I use Scandinavian style rigid blade knives for most of my outdoors activities. So I was very interested in the Boker Nordic. Here is what I found out about it.
By Leon Pantenburg
There is a difference between cheap and inexpensive. “Cheap,” when it refers to an object, means it is worth very little, according to the Urban dictionary. “Inexpensive” means something doesn’t cost much, and generally doesn’t refer to a compromise in quality. In other words, you get a good product for less money.
In survival gear, I recommend you go with inexpensive when possible and within reason. Don’t let a celebrity endorsement be the deciding factor in equipment choices.
Subsequently, my nomination for the best all-around knife for the average person is an inexpensive rigid blade Mora-style knife. Mora is a brand name. Generally speaking, I define a Mora as a knife with a rigid, three-to-four-inch blade, a Scandinavian grind and overall length of about eight inches. The handle typically doesn’t have a guard, and the knife is intended to be an all-purpose, general-use cutting tool.
In this case, I decided to compare the Boker Magnum Nordic with the Mora model 86o. I’ve carried my particular 860 for several years, and it has seen hard use. My Mora is used for cleaning fish, small game processing, utility purposes and anything I need a knife for. My 860 rides in my briefcase and goes to the office, where it is used for opening mail and packages, slicing bagels and, as needed, spreading peanut butter and cream cheese.
As far as I’m concerned, the 860 sets the standard for inexpensive, over-all utility knives.
Here are some physical comparisons:
- Overall length: 9 1/8″
- Blade length: 4 1/2″
- Weight: 3.7 oz.
- Handle material: Rubber
- Made in China
- 8 3/4″ Overall Length
- 4″ Stainless Steel Blade
- Black Rubber Handle with Composition Trim
- Molded Sheath with Belt Clip and Drain Hole
- Made in Sweden
Steel: The Boker blade is 440A steel, a relatively low cost, high corrosion resistant stainless steel. The material is about mid-range when it comes to knife steel quality, and is what the entire Magnum series is made of.
The Mora is made of 12C27 stainless steel, a grade with high hardness and good wear resistance. It takes a keen edge and has excellent edge holding ability. One of my hunting buddies uses his 860 almost exclusively on big game because of the knife’s ability to hold an edge.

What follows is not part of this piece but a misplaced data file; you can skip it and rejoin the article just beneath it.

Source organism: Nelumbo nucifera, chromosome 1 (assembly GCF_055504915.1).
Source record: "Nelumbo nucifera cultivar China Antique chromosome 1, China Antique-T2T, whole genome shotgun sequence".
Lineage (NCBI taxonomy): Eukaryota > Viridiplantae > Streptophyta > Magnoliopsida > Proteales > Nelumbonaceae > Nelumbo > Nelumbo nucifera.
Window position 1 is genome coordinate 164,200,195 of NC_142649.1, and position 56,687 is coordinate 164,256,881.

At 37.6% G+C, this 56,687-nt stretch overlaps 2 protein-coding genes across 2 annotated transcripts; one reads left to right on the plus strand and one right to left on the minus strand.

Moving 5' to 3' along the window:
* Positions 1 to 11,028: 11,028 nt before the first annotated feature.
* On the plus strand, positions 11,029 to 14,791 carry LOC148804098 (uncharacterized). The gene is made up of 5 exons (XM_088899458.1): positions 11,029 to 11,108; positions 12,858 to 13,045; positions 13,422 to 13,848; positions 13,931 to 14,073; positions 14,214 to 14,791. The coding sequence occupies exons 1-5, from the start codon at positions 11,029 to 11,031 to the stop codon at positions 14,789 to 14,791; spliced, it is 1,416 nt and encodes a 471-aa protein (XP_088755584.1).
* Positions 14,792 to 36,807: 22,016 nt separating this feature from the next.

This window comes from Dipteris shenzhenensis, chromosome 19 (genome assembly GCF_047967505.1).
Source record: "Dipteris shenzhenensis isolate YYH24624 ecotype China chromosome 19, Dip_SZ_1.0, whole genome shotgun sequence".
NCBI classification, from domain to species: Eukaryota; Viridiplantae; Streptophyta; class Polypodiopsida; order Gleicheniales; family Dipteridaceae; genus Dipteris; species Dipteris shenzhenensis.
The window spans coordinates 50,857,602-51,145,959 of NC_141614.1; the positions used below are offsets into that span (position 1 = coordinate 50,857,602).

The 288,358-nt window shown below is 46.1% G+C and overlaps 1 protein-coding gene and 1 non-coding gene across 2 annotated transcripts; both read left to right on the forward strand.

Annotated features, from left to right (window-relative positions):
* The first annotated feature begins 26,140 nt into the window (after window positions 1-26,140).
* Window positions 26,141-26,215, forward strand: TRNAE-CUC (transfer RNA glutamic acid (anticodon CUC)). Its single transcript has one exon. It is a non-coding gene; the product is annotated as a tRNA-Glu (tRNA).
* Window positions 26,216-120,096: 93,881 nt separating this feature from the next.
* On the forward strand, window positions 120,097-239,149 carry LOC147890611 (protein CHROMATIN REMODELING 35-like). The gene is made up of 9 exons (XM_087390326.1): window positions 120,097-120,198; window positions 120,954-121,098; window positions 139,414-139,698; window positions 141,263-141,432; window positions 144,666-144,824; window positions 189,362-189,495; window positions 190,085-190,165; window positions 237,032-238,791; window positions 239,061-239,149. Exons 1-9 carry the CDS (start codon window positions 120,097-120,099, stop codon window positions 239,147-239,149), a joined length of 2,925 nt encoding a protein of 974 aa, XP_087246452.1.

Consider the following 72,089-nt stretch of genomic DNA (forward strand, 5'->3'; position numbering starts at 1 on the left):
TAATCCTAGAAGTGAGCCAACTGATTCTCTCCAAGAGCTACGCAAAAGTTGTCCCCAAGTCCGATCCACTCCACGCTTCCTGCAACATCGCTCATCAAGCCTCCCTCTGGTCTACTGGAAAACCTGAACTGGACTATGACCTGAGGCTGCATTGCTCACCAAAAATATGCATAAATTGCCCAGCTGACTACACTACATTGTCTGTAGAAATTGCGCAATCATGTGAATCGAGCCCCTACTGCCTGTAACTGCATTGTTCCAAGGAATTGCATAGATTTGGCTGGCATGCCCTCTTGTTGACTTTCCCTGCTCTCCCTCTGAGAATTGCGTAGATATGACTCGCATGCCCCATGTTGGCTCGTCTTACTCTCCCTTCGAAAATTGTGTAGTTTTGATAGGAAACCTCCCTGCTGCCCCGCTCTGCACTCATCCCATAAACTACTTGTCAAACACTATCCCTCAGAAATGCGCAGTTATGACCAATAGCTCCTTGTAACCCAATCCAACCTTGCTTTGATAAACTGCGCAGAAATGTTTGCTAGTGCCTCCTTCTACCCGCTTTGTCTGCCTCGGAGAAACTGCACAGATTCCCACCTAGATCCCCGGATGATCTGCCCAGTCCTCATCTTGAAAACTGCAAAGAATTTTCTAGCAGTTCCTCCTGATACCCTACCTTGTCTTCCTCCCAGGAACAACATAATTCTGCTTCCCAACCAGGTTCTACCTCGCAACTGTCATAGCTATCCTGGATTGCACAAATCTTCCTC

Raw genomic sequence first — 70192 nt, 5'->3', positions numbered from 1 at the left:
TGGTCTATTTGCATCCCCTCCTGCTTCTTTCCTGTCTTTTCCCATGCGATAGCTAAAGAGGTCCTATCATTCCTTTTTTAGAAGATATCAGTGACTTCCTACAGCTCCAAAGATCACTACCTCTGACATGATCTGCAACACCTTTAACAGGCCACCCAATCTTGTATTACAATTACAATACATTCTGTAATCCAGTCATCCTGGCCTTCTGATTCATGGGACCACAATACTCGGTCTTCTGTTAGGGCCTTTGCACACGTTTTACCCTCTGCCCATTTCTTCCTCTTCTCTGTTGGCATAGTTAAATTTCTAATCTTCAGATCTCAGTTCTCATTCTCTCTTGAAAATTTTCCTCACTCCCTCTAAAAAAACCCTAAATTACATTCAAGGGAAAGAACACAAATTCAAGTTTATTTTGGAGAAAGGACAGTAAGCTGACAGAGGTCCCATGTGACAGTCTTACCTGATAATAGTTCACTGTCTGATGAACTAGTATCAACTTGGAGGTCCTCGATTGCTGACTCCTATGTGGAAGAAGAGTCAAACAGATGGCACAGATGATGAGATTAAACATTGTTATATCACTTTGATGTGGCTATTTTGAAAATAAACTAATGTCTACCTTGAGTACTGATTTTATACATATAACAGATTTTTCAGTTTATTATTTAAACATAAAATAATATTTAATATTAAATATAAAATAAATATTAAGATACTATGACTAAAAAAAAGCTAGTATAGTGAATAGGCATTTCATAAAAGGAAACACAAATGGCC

Both knives came out of the box with a shaving-sharp edge.
Testing started in the kitchen, as I used the Nordic for everything I would use a kitchen knife for. The handle proved to be ergonomically comfortable for long cutting jobs. The handle didn’t get slippery when wet. The Nordic is OK for vegetables, but the blade is too stiff and rigid to effectively fillet fish. It is adequate, but not the best choice, for a slicing knife. Inevitably, the knife got dull, but a few swipes with my butcher’s steel restored the razor edge.
I don’t baton firewood as part of the testing process. (Click here to see why.) I am concerned about how easily a knife carries, and how convenient it is to take along, so the Nordic rode in my brief case for several days and was included in a daypack on a short hike. I also whittled sticks, cut rope, and split up some pitchwood. For a final dulling test, I cut up some cardboard until the edge was really dull. Restoring the edge was easy.
So here is what I don’t like about the Nordic:
The sheath sucks. An inexpensive knife can’t offer all the bells and whistles of a more spendy knife, but the sheath should be safe. The Boker’s is not. The knife falls easily out of the sheath when inverted. The knife could be lost, leaving you without a vital survival tool, or, could possibly cause a serious injury. The Mora sheath was better than the Nordic’s, but both need extensive improvements
The blade is too wide: The Boker design might be a better hunting knife than my Mora, because the wider blade and more rounded tip design makes it better for skinning large game animals. You decide which feature you want. This blade design wouldn’t be my favorite for an all-around knife.
The handle: Ergonomically, it fits my average-sized hand better than the Mora’s, and the smushy texture is not slippery. It won’t get slippery and dangerous, even if it’s being used for cleaning fish or dressing game animals. This is an important feature – you don’t want to use a dangerous cutting tool.
The price: A Boker Magnum Nordic knife costs in the neighborhood of $20, which is about what you can plan on spending on a Mora 860. Either knife is a good deal.
When I want a second opinion on survival equipment, I contact Karla Pantenburg Moore, an avid do-it-yourselfer, soaper, homesteader (and my kid sister). Karla got her Boker as canning season was getting underway, and it was used extensively on a variety of vegetables.
Karla agreed with me on my assessment: She likes the Nordic for meat cutting and processing. But the Boker isn’t a very good choice for vegetables, she said, because the blade is too thick for easy slicing and peeling. As a small game processing knife, the Nordic’s blade is a little large.
So which is the better knife?
It depends on what you’re looking for.
- Both knives will need sheath modifications. I recommend drilling a hole in handle of both knives so a lanyard can be attached and the knife secured to a sheath.
- I think the Mora steel is better, but the Nordic’s blade is entirely adequate for most tasks.
- Some people will like the Nordic’s handle better. It is wider, has a more pronounced guard and may fit your hand better.
- I think the Nordic is a better design for a hunting knife, but the Mora is a better choice for an all-around utility knife.
My vote goes to the Mora over the Nordic. But both are very good, quality knives for not a lot of money.
As in all survival gear, pick out what will work for you. Either of these knives will serve you well.